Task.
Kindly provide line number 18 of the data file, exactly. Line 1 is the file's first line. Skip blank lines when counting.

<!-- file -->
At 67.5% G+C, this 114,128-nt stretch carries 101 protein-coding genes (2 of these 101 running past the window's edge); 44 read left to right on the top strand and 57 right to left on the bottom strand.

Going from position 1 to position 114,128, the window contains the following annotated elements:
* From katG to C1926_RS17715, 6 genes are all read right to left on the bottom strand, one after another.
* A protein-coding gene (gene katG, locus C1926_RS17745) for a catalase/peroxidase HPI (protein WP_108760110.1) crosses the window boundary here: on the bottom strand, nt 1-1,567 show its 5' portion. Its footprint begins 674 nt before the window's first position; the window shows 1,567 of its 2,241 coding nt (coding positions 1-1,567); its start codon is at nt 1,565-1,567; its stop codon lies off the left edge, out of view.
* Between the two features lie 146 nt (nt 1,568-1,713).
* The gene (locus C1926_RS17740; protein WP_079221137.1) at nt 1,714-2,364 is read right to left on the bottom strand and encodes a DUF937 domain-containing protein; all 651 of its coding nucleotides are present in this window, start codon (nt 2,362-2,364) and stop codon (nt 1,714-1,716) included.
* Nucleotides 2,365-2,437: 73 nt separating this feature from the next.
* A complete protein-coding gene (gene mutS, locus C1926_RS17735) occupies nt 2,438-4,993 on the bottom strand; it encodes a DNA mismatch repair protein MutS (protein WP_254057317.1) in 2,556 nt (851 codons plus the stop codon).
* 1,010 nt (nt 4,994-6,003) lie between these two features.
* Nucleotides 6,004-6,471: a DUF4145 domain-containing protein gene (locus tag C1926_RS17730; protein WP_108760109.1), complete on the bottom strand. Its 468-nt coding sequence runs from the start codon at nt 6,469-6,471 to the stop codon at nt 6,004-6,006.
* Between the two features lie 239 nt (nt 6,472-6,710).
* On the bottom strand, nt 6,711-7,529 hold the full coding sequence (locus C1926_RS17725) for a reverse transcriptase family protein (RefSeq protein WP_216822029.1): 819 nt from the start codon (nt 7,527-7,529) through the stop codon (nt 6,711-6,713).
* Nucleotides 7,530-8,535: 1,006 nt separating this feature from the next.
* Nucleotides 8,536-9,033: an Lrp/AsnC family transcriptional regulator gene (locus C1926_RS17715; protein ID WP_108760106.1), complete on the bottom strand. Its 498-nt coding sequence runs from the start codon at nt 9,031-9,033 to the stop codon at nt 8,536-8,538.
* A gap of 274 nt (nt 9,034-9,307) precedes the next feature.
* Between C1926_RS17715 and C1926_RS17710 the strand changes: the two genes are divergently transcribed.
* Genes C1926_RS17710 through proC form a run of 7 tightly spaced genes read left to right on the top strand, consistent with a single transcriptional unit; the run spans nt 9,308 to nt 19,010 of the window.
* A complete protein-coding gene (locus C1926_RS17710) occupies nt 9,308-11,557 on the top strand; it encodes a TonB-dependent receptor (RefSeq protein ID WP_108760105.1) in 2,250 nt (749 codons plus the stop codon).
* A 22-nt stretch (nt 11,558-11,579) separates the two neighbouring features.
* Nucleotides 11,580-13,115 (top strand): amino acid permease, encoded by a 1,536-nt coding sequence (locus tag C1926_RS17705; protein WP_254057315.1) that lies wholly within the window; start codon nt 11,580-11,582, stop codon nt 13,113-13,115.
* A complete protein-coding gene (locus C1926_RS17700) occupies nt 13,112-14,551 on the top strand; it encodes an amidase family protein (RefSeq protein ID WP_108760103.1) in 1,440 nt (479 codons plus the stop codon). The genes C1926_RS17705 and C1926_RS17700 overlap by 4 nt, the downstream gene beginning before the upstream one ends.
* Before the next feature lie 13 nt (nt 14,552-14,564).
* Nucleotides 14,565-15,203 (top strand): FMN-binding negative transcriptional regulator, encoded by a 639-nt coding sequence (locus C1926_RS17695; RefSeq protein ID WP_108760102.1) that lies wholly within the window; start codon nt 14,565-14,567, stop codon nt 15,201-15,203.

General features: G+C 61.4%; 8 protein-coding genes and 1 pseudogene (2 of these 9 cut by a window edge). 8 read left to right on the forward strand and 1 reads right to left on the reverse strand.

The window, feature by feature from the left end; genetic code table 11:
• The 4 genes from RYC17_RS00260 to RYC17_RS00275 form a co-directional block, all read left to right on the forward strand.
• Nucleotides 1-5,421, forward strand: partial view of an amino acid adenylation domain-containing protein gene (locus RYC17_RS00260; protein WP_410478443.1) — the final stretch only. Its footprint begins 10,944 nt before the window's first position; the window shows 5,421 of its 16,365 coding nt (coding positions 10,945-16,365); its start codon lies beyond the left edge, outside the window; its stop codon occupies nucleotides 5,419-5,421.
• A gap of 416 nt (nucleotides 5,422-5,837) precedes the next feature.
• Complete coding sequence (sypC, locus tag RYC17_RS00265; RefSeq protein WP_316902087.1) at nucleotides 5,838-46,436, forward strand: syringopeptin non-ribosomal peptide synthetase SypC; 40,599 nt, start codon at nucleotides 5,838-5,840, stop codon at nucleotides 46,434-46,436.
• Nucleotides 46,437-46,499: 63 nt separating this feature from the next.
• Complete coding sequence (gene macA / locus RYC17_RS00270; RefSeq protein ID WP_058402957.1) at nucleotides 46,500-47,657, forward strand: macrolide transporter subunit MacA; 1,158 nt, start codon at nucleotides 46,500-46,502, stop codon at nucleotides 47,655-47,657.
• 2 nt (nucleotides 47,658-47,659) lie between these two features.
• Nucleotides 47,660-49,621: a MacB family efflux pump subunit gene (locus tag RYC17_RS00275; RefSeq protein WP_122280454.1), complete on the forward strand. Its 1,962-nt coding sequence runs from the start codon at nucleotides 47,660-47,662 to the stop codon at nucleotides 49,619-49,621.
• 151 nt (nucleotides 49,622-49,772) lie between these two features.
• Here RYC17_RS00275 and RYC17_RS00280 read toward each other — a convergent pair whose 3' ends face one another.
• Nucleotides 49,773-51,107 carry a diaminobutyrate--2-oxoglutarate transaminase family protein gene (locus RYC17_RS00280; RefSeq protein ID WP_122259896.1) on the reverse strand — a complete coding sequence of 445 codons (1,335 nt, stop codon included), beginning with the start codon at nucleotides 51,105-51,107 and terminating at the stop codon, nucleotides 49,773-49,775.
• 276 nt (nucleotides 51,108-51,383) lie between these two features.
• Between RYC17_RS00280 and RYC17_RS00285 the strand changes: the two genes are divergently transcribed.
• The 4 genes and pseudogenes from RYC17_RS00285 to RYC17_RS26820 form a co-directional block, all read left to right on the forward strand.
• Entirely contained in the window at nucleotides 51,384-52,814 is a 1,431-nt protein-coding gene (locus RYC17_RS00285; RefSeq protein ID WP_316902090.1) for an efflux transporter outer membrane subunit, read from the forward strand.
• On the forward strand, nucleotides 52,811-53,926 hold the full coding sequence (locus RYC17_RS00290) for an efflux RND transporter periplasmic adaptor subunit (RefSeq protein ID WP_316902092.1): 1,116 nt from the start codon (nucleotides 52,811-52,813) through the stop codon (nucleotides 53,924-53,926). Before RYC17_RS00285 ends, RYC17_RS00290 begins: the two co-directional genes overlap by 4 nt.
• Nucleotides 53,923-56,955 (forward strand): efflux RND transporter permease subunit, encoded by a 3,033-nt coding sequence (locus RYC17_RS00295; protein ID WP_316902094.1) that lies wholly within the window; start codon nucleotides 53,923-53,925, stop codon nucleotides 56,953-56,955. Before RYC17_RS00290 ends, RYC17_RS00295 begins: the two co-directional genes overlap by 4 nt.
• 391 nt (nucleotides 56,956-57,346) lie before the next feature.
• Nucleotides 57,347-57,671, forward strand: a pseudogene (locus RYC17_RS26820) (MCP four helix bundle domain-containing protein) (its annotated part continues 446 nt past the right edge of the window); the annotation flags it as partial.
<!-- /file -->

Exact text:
* A complete protein-coding gene (locus C1926_RS17710) occupies nt 9,308-11,557 on the top strand; it encodes a TonB-dependent receptor (RefSeq protein ID WP_108760105.1) in 2,250 nt (749 codons plus the stop codon).